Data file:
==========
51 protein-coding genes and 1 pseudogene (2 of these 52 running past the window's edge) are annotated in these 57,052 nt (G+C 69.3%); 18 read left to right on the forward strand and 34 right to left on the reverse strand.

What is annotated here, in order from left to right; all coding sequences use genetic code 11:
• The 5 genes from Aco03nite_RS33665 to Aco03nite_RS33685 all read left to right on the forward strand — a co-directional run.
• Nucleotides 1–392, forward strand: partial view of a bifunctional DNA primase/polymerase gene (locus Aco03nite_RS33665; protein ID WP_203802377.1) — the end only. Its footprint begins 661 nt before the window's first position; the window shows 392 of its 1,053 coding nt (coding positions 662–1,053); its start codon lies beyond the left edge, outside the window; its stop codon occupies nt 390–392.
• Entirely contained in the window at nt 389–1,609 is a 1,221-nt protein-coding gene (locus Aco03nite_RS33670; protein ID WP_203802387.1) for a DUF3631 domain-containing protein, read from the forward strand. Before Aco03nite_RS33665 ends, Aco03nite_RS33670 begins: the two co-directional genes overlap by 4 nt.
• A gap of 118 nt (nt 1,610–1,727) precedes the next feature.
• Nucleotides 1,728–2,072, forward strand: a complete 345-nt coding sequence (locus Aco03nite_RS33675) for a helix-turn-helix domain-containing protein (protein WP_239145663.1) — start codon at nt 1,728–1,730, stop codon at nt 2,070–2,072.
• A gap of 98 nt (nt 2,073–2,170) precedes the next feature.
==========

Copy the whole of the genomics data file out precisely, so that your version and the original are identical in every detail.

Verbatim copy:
51 protein-coding genes and 1 pseudogene (2 of these 52 running past the window's edge) are annotated in these 57,052 nt (G+C 69.3%); 18 read left to right on the forward strand and 34 right to left on the reverse strand.

What is annotated here, in order from left to right; all coding sequences use genetic code 11:
• The 5 genes from Aco03nite_RS33665 to Aco03nite_RS33685 all read left to right on the forward strand — a co-directional run.
• Nucleotides 1–392, forward strand: partial view of a bifunctional DNA primase/polymerase gene (locus Aco03nite_RS33665; protein ID WP_203802377.1) — the end only. Its footprint begins 661 nt before the window's first position; the window shows 392 of its 1,053 coding nt (coding positions 662–1,053); its start codon lies beyond the left edge, outside the window; its stop codon occupies nt 390–392.
• Entirely contained in the window at nt 389–1,609 is a 1,221-nt protein-coding gene (locus Aco03nite_RS33670; protein ID WP_203802387.1) for a DUF3631 domain-containing protein, read from the forward strand. Before Aco03nite_RS33665 ends, Aco03nite_RS33670 begins: the two co-directional genes overlap by 4 nt.
• A gap of 118 nt (nt 1,610–1,727) precedes the next feature.
• Nucleotides 1,728–2,072, forward strand: a complete 345-nt coding sequence (locus Aco03nite_RS33675) for a helix-turn-helix domain-containing protein (protein WP_239145663.1) — start codon at nt 1,728–1,730, stop codon at nt 2,070–2,072.
• A gap of 98 nt (nt 2,073–2,170) precedes the next feature.